Bitcoin gripped the investing world last
year like no other asset class in recent memory, minting new millionaires,
sparking a pivot to blockchain technology and attracting a wave of interest
from institutional investors.
In 2018, bitcoin has been a total dud.
The price of the cryptocurrency dropped 28% in January, its
worst monthly drop in three years, according to research site CoinDesk Inc. It
fell below $10,000 on Wednesday, a two-month low. And it is down 48% from its
record of $19,282.73 reached in mid-December.
The plunge is
noteworthy even by bitcoin’s standards.
While it has been known to lose over a quarter of its market value in the span
of a day, those declines have typically been short-lived. Over the past five
years, bitcoin has fallen by more than 30% in a given month only three times,
the latest in January 2015, when it declined 32%.
Late Wednesday, bitcoin was at
$9,999.26, according to CoinDesk.
While several factors are driving the
decline, the regulatory clampdown occurring around the world is an important
reason why bitcoin and the broader cryptocurrency market have fallen on tougher
On Tuesday, the Securities and Exchange Commission halted a $600 million initial coin offering,
one of the biggest U.S. interventions into the sector. An initial coin offering
is a process by which a company creates a new virtual coin or token and offers
it for public sale. In January, the top U.S. derivatives regulator brought
charges in three cases involving virtual currencies.
Further hurting sentiment, Facebook Inc. said
Tuesday that it would stop all ads on its platform that promote
cryptocurrencies and initial coin offerings. The social-media company said it
wanted to eliminate promotions of “financial products and services frequently
associated with misleading or deceptive promotional practices.”
In Asia, the Chinese government has
taken steps to limit bitcoin mining operations, a blow to a large market for
minting new bitcoin.
Japan, which has held a favorable stance on cryptocurrencies,
was stung by a hack last
week in which $530 million of a cryptocurrency called NEM was
swiped from exchange Coincheck Inc.
Meanwhile, South Korea has undertaken
new legislation aimed at calming its red-hot bitcoin market.
“All of this is frightening,” said Kim Sang-woo, a 29-year-old
from Seoul who says he has been trading cryptocurrencies for nearly a year.
Mr. Kim said he initially entered the
cryptocurrency market with a $20,000 investment on South Korean exchanges,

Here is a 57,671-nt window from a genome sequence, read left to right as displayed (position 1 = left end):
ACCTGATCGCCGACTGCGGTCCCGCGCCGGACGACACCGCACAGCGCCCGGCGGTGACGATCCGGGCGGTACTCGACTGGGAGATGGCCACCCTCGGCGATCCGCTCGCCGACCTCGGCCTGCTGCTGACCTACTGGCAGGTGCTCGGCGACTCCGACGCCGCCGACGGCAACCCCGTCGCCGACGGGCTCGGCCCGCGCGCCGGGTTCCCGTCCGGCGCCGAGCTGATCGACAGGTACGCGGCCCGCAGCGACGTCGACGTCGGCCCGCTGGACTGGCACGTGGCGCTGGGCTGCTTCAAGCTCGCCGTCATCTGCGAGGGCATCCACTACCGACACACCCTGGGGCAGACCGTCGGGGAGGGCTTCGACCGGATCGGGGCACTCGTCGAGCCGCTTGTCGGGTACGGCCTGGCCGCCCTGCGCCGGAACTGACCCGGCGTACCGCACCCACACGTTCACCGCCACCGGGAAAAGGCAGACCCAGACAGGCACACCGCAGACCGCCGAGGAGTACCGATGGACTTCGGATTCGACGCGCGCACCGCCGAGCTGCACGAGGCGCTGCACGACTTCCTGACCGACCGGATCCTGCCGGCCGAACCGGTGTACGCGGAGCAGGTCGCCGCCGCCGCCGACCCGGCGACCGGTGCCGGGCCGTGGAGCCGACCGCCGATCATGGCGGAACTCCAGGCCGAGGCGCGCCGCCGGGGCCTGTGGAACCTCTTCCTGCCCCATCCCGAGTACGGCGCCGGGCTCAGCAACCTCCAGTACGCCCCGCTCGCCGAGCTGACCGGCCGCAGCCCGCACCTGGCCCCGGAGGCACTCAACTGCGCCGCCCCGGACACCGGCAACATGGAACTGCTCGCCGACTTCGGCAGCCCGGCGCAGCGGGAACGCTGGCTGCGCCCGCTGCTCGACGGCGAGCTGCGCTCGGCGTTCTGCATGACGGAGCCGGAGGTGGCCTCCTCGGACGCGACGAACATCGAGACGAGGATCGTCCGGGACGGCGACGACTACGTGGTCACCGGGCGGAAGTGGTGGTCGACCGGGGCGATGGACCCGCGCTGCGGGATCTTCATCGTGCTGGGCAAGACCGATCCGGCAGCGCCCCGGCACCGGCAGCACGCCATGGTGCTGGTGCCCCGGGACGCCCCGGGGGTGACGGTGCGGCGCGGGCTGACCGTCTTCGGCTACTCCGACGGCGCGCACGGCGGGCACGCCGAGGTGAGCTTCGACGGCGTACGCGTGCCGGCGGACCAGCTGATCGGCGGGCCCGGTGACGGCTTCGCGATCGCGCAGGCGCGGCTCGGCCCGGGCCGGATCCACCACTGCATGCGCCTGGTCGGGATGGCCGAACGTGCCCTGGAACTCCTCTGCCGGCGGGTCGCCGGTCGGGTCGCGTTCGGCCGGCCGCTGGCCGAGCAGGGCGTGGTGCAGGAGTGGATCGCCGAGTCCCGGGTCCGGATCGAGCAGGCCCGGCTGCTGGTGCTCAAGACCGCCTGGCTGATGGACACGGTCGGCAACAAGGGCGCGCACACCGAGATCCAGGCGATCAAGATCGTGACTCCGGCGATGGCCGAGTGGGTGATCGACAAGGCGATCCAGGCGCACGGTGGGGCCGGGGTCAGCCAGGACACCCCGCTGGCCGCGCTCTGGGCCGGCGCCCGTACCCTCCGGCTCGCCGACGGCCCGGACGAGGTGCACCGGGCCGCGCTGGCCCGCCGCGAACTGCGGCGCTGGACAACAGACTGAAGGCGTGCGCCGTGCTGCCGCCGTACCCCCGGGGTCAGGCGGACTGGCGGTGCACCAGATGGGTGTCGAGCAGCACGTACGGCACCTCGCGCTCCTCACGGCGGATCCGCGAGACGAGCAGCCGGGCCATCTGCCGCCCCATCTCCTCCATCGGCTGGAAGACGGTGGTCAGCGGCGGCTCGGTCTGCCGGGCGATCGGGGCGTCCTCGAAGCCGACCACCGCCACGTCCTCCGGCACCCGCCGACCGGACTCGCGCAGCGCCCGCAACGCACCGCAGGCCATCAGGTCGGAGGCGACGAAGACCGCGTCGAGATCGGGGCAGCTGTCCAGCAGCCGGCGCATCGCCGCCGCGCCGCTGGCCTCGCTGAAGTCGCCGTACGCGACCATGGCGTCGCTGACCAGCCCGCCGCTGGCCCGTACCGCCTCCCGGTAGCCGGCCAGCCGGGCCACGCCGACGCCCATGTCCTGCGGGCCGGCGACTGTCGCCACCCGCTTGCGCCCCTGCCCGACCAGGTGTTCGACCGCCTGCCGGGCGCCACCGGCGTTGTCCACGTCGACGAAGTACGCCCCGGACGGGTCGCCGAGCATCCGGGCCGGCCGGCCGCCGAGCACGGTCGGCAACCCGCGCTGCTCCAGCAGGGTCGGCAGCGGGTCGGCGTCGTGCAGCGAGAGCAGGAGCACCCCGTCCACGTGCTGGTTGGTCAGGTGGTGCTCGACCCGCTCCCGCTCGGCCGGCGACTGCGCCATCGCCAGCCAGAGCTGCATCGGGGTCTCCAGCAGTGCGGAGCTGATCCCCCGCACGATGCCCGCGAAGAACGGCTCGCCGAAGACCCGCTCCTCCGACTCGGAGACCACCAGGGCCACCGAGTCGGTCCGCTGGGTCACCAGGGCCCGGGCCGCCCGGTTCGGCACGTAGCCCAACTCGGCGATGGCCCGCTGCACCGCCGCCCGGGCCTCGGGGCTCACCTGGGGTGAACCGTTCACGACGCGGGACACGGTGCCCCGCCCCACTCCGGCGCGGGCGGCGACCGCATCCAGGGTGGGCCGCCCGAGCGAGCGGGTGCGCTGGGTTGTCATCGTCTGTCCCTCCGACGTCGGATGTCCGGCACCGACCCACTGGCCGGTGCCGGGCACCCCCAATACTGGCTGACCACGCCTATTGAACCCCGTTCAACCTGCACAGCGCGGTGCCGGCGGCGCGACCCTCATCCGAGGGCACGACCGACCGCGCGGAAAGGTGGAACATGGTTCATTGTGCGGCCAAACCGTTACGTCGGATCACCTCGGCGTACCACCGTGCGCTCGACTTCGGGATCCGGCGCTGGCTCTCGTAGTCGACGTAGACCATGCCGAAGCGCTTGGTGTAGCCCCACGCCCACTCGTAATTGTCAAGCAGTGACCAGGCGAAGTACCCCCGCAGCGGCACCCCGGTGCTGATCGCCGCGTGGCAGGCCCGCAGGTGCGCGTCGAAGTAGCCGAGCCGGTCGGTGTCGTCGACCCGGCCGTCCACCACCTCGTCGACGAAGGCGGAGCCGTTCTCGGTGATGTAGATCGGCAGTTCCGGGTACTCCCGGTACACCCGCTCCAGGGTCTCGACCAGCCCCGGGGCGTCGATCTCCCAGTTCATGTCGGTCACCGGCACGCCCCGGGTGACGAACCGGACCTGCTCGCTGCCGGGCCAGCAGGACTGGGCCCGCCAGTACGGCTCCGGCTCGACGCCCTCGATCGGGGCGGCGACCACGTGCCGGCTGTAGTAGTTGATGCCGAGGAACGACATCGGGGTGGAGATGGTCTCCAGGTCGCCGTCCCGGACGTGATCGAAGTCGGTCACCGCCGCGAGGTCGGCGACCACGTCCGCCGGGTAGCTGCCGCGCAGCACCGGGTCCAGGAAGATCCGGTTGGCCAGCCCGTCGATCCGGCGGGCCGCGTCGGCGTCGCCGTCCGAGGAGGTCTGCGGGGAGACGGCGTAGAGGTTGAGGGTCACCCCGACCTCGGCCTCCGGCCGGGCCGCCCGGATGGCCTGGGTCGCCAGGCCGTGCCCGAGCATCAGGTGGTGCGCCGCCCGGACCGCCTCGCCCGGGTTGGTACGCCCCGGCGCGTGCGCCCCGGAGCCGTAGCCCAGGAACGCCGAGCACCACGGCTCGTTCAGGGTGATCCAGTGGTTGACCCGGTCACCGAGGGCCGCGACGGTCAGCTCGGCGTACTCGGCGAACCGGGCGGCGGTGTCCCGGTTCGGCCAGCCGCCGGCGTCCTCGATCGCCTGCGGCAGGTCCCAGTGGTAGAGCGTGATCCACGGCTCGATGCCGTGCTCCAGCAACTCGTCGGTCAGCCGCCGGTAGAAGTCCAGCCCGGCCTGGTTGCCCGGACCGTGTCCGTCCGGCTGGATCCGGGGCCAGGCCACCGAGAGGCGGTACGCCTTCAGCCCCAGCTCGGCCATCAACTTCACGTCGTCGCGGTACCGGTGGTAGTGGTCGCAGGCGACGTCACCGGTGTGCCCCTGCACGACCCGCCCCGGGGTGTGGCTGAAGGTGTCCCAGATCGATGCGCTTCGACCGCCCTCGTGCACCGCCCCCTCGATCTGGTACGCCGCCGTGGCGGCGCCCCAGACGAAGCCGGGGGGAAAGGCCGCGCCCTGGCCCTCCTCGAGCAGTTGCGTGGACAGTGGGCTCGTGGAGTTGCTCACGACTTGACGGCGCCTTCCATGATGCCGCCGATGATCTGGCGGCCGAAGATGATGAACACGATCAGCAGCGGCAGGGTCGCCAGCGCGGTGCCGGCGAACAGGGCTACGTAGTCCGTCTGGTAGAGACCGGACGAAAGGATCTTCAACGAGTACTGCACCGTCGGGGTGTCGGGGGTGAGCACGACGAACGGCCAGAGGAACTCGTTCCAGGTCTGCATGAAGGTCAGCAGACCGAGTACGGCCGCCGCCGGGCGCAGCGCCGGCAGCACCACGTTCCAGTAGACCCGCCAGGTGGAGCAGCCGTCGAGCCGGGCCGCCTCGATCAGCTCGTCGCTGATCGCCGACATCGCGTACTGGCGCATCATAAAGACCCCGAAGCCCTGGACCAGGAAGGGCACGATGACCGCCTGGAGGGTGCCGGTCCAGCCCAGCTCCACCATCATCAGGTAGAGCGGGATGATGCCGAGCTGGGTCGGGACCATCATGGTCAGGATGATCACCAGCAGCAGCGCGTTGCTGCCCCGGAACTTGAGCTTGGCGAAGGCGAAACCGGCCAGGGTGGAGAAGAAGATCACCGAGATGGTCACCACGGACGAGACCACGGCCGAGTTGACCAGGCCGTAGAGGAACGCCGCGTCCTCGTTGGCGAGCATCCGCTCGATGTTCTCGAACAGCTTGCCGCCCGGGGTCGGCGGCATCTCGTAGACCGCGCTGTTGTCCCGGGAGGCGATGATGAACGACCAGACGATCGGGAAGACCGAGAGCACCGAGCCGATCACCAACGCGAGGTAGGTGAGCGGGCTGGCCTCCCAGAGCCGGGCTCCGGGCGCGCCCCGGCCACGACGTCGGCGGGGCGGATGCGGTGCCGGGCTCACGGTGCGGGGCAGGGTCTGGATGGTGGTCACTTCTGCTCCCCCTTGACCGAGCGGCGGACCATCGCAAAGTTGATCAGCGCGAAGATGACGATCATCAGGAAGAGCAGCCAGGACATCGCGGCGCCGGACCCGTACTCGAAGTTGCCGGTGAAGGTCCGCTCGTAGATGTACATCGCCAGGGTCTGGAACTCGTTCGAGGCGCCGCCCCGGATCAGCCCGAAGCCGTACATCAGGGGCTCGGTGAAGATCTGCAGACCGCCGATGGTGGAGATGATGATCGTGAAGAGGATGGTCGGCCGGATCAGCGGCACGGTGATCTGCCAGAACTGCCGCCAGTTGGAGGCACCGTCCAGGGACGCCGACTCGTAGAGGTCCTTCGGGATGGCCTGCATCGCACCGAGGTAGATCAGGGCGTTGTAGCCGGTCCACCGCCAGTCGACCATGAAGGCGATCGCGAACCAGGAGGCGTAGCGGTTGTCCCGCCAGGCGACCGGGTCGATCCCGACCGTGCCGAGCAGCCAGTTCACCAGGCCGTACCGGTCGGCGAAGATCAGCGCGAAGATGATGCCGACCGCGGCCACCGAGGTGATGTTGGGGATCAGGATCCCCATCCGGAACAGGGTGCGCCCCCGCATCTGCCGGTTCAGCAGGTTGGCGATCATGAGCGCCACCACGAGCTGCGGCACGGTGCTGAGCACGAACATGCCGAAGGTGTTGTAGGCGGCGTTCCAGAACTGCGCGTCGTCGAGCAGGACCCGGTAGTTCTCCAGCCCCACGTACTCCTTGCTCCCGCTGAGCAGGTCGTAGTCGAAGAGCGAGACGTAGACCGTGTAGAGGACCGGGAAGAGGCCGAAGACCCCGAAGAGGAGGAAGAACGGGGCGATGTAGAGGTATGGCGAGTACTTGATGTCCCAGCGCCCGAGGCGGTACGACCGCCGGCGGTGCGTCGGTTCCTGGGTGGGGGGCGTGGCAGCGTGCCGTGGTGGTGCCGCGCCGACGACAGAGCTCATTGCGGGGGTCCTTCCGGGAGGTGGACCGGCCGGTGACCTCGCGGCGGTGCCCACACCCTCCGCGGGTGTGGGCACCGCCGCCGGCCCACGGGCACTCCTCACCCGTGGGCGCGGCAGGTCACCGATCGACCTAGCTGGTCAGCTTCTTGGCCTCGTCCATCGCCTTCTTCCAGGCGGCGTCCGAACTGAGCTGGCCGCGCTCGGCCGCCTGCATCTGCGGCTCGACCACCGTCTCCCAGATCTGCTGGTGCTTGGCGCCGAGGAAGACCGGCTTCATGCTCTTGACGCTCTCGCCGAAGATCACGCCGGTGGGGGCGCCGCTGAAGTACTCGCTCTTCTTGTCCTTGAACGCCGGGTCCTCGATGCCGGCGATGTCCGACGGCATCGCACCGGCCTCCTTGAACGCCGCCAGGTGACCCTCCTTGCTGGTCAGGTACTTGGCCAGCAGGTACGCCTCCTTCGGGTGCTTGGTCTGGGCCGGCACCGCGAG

spread out over nine digital currencies, including bitcoin and ether. Through
trading in and out of these coins, he said he made 10 times his initial
But now he said he has cut his exposure
to digital currencies, instead favoring Korean stocks. “Valuations were way too
high,” he said. “I still see positive catalysts and I’m sure all the regulation
is just a way of eventually building up a bigger market. But it’s tough right
For sure, bitcoin has still been highly
profitable for many investors. It remains up by some 900% from where it traded
at the beginning of last year. And investors who bought bitcoin as recently as
three months ago have more than doubled their money.
But in a further sign of the regulatory
pressure, South Korea’s customs service on Wednesday said that it had found
illegal foreign-exchange dealings amounting to 637.5 billion won ($594 million)
carried out through cryptocurrencies.
Kim Yong-chul, a director at the custom
service’s financial investigation division, said the figure is likely to
increase as the probe continues.
By South Korean law, any foreign
remittances above $3,000 require supporting documentation, while cumulative
overseas transactions that exceed $50,000 annually are also monitored. But
cryptocurrencies don’t face any remittance restrictions.
The customs service’s findings came a
day after South Korea’s government implemented stricter verification checks for
cryptocurrency investors, who are now required to hold certified bank accounts
to buy cryptocurrency using fiat money, or legal tender.
Also Tuesday, a South Korean court for
the first time made a ruling to confiscate bitcoin proceeds, as part of a
judgment against an illegal pornography website. The court ruled that the
website operator should forfeit some 191 bitcoin, about $1.91 million based on
its current value, in addition to a fine.
Click here for the original article from The Wall Street Journal.